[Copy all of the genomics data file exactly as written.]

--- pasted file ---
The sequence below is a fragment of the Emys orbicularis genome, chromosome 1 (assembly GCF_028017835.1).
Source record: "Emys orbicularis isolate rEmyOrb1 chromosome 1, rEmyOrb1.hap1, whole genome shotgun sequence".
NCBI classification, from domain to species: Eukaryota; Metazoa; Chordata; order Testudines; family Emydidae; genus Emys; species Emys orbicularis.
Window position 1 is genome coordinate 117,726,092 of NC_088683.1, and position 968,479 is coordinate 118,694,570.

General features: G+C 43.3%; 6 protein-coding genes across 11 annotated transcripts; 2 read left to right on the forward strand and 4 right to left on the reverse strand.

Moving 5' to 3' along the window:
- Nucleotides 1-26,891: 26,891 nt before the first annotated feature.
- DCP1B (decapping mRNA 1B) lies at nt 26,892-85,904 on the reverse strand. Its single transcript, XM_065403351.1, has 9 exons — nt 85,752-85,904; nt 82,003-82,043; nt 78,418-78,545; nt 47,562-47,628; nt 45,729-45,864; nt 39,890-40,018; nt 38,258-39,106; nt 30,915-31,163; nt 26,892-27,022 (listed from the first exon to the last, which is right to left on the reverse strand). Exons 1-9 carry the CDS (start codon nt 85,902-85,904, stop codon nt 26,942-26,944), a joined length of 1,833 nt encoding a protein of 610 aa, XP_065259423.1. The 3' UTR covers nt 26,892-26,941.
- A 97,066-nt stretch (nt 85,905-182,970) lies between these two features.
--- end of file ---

The sequence below is a fragment of the Emys orbicularis genome, chromosome 1 (assembly GCF_028017835.1).
Source record: "Emys orbicularis isolate rEmyOrb1 chromosome 1, rEmyOrb1.hap1, whole genome shotgun sequence".
NCBI classification, from domain to species: Eukaryota; Metazoa; Chordata; order Testudines; family Emydidae; genus Emys; species Emys orbicularis.
Window position 1 is genome coordinate 117,726,092 of NC_088683.1, and position 968,479 is coordinate 118,694,570.

General features: G+C 43.3%; 6 protein-coding genes across 11 annotated transcripts; 2 read left to right on the forward strand and 4 right to left on the reverse strand.

Moving 5' to 3' along the window:
- Nucleotides 1-26,891: 26,891 nt before the first annotated feature.
- DCP1B (decapping mRNA 1B) lies at nt 26,892-85,904 on the reverse strand. Its single transcript, XM_065403351.1, has 9 exons — nt 85,752-85,904; nt 82,003-82,043; nt 78,418-78,545; nt 47,562-47,628; nt 45,729-45,864; nt 39,890-40,018; nt 38,258-39,106; nt 30,915-31,163; nt 26,892-27,022 (listed from the first exon to the last, which is right to left on the reverse strand). Exons 1-9 carry the CDS (start codon nt 85,902-85,904, stop codon nt 26,942-26,944), a joined length of 1,833 nt encoding a protein of 610 aa, XP_065259423.1. The 3' UTR covers nt 26,892-26,941.
- A 97,066-nt stretch (nt 85,905-182,970) lies between these two features.